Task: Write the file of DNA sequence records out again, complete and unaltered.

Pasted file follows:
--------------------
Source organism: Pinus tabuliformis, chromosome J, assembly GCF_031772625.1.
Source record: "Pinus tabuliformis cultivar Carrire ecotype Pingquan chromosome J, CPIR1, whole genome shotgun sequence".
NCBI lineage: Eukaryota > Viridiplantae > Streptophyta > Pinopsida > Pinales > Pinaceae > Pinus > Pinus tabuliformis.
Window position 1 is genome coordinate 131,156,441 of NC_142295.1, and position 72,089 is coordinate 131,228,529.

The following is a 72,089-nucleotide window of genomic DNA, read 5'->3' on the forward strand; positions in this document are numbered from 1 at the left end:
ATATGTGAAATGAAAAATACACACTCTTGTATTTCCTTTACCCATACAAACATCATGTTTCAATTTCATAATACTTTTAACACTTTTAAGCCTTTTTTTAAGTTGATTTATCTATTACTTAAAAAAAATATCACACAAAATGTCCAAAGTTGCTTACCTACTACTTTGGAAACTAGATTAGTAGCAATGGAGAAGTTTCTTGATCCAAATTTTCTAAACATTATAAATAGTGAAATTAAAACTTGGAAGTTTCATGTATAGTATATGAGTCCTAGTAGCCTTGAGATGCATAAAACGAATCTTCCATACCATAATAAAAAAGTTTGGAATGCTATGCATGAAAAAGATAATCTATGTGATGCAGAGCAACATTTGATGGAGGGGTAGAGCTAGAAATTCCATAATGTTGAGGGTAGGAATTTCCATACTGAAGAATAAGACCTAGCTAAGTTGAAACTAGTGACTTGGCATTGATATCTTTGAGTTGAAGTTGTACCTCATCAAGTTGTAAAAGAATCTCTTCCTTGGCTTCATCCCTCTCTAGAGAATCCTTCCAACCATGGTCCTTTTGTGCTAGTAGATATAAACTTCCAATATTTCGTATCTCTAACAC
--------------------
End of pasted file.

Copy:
Source organism: Pinus tabuliformis, chromosome J, assembly GCF_031772625.1.
Source record: "Pinus tabuliformis cultivar Carrire ecotype Pingquan chromosome J, CPIR1, whole genome shotgun sequence".
NCBI lineage: Eukaryota > Viridiplantae > Streptophyta > Pinopsida > Pinales > Pinaceae > Pinus > Pinus tabuliformis.
Window position 1 is genome coordinate 131,156,441 of NC_142295.1, and position 72,089 is coordinate 131,228,529.

The following is a 72,089-nucleotide window of genomic DNA, read 5'->3' on the forward strand; positions in this document are numbered from 1 at the left end:
ATATGTGAAATGAAAAATACACACTCTTGTATTTCCTTTACCCATACAAACATCATGTTTCAATTTCATAATACTTTTAACACTTTTAAGCCTTTTTTTAAGTTGATTTATCTATTACTTAAAAAAAATATCACACAAAATGTCCAAAGTTGCTTACCTACTACTTTGGAAACTAGATTAGTAGCAATGGAGAAGTTTCTTGATCCAAATTTTCTAAACATTATAAATAGTGAAATTAAAACTTGGAAGTTTCATGTATAGTATATGAGTCCTAGTAGCCTTGAGATGCATAAAACGAATCTTCCATACCATAATAAAAAAGTTTGGAATGCTATGCATGAAAAAGATAATCTATGTGATGCAGAGCAACATTTGATGGAGGGGTAGAGCTAGAAATTCCATAATGTTGAGGGTAGGAATTTCCATACTGAAGAATAAGACCTAGCTAAGTTGAAACTAGTGACTTGGCATTGATATCTTTGAGTTGAAGTTGTACCTCATCAAGTTGTAAAAGAATCTCTTCCTTGGCTTCATCCCTCTCTAGAGAATCCTTCCAACCATGGTCCTTTTGTGCTAGTAGATATAAACTTCCAATATTTCGTATCTCTAACAC